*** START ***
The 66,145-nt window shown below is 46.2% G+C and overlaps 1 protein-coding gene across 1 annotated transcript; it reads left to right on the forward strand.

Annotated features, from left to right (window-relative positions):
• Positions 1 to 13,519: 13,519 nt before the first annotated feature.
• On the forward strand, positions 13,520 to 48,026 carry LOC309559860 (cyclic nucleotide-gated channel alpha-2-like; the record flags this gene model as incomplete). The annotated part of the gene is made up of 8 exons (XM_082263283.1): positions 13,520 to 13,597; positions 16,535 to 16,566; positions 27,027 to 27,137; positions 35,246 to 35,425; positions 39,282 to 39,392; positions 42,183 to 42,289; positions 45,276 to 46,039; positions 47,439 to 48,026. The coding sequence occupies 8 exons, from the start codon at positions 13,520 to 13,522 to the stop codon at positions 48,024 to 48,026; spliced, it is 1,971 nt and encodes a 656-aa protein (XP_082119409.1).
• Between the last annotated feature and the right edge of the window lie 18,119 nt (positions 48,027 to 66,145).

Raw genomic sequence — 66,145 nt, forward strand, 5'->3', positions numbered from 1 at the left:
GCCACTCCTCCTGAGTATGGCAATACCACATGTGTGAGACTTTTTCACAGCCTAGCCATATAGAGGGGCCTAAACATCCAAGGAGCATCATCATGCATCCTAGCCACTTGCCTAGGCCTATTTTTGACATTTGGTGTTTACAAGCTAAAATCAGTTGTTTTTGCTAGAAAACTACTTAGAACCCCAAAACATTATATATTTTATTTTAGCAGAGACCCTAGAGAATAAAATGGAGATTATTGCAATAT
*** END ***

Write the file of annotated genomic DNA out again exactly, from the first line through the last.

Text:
The 66,145-nt window shown below is 46.2% G+C and overlaps 1 protein-coding gene across 1 annotated transcript; it reads left to right on the forward strand.

Annotated features, from left to right (window-relative positions):
• Positions 1 to 13,519: 13,519 nt before the first annotated feature.
• On the forward strand, positions 13,520 to 48,026 carry LOC309559860 (cyclic nucleotide-gated channel alpha-2-like; the record flags this gene model as incomplete). The annotated part of the gene is made up of 8 exons (XM_082263283.1): positions 13,520 to 13,597; positions 16,535 to 16,566; positions 27,027 to 27,137; positions 35,246 to 35,425; positions 39,282 to 39,392; positions 42,183 to 42,289; positions 45,276 to 46,039; positions 47,439 to 48,026. The coding sequence occupies 8 exons, from the start codon at positions 13,520 to 13,522 to the stop codon at positions 48,024 to 48,026; spliced, it is 1,971 nt and encodes a 656-aa protein (XP_082119409.1).
• Between the last annotated feature and the right edge of the window lie 18,119 nt (positions 48,027 to 66,145).

Raw genomic sequence — 66,145 nt, forward strand, 5'->3', positions numbered from 1 at the left:
GCCACTCCTCCTGAGTATGGCAATACCACATGTGTGAGACTTTTTCACAGCCTAGCCATATAGAGGGGCCTAAACATCCAAGGAGCATCATCATGCATCCTAGCCACTTGCCTAGGCCTATTTTTGACATTTGGTGTTTACAAGCTAAAATCAGTTGTTTTTGCTAGAAAACTACTTAGAACCCCAAAACATTATATATTTTATTTTAGCAGAGACCCTAGAGAATAAAATGGAGATTATTGCAATAT